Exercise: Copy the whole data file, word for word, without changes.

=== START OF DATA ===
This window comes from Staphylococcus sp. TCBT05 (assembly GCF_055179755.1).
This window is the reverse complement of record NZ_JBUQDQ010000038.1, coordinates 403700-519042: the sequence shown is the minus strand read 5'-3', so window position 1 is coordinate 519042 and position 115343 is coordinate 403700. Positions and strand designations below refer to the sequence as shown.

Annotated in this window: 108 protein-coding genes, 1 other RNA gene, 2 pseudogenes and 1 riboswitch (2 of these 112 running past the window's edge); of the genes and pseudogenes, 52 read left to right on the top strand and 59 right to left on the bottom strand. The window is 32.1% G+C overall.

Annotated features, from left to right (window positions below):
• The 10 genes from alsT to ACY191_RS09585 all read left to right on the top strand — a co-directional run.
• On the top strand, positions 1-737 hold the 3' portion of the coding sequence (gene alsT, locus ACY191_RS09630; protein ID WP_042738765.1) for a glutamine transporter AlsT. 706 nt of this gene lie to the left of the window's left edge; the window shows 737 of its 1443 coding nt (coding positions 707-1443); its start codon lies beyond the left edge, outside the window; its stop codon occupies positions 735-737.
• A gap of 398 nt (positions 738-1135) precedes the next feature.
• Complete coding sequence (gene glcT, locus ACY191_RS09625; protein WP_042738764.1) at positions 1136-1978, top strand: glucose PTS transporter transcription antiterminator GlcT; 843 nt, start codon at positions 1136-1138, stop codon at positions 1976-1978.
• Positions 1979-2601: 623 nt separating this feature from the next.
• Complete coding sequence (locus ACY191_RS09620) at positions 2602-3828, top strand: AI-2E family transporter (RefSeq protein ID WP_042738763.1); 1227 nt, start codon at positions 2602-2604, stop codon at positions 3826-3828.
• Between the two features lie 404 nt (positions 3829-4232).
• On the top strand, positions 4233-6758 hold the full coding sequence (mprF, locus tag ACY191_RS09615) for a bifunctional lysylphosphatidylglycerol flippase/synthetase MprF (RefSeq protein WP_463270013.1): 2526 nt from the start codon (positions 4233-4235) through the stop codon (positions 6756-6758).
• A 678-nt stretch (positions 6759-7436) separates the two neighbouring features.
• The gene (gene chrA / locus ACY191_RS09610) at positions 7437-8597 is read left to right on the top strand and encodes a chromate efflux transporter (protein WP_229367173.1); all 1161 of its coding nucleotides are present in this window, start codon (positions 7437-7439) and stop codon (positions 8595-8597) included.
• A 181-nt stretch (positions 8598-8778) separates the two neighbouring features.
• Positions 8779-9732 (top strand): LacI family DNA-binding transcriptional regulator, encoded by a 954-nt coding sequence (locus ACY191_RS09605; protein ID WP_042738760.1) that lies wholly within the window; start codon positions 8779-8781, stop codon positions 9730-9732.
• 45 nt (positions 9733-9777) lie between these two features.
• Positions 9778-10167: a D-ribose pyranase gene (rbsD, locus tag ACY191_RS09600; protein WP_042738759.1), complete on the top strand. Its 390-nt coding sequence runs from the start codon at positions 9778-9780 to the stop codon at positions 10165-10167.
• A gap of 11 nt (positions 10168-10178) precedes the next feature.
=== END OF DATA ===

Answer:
This window comes from Staphylococcus sp. TCBT05 (assembly GCF_055179755.1).
This window is the reverse complement of record NZ_JBUQDQ010000038.1, coordinates 403700-519042: the sequence shown is the minus strand read 5'-3', so window position 1 is coordinate 519042 and position 115343 is coordinate 403700. Positions and strand designations below refer to the sequence as shown.

Annotated in this window: 108 protein-coding genes, 1 other RNA gene, 2 pseudogenes and 1 riboswitch (2 of these 112 running past the window's edge); of the genes and pseudogenes, 52 read left to right on the top strand and 59 right to left on the bottom strand. The window is 32.1% G+C overall.

Annotated features, from left to right (window positions below):
• The 10 genes from alsT to ACY191_RS09585 all read left to right on the top strand — a co-directional run.
• On the top strand, positions 1-737 hold the 3' portion of the coding sequence (gene alsT, locus ACY191_RS09630; protein ID WP_042738765.1) for a glutamine transporter AlsT. 706 nt of this gene lie to the left of the window's left edge; the window shows 737 of its 1443 coding nt (coding positions 707-1443); its start codon lies beyond the left edge, outside the window; its stop codon occupies positions 735-737.
• A gap of 398 nt (positions 738-1135) precedes the next feature.
• Complete coding sequence (gene glcT, locus ACY191_RS09625; protein WP_042738764.1) at positions 1136-1978, top strand: glucose PTS transporter transcription antiterminator GlcT; 843 nt, start codon at positions 1136-1138, stop codon at positions 1976-1978.
• Positions 1979-2601: 623 nt separating this feature from the next.
• Complete coding sequence (locus ACY191_RS09620) at positions 2602-3828, top strand: AI-2E family transporter (RefSeq protein ID WP_042738763.1); 1227 nt, start codon at positions 2602-2604, stop codon at positions 3826-3828.
• Between the two features lie 404 nt (positions 3829-4232).
• On the top strand, positions 4233-6758 hold the full coding sequence (mprF, locus tag ACY191_RS09615) for a bifunctional lysylphosphatidylglycerol flippase/synthetase MprF (RefSeq protein WP_463270013.1): 2526 nt from the start codon (positions 4233-4235) through the stop codon (positions 6756-6758).
• A 678-nt stretch (positions 6759-7436) separates the two neighbouring features.
• The gene (gene chrA / locus ACY191_RS09610) at positions 7437-8597 is read left to right on the top strand and encodes a chromate efflux transporter (protein WP_229367173.1); all 1161 of its coding nucleotides are present in this window, start codon (positions 7437-7439) and stop codon (positions 8595-8597) included.
• A 181-nt stretch (positions 8598-8778) separates the two neighbouring features.
• Positions 8779-9732 (top strand): LacI family DNA-binding transcriptional regulator, encoded by a 954-nt coding sequence (locus ACY191_RS09605; protein ID WP_042738760.1) that lies wholly within the window; start codon positions 8779-8781, stop codon positions 9730-9732.
• 45 nt (positions 9733-9777) lie between these two features.
• Positions 9778-10167: a D-ribose pyranase gene (rbsD, locus tag ACY191_RS09600; protein WP_042738759.1), complete on the top strand. Its 390-nt coding sequence runs from the start codon at positions 9778-9780 to the stop codon at positions 10165-10167.
• A gap of 11 nt (positions 10168-10178) precedes the next feature.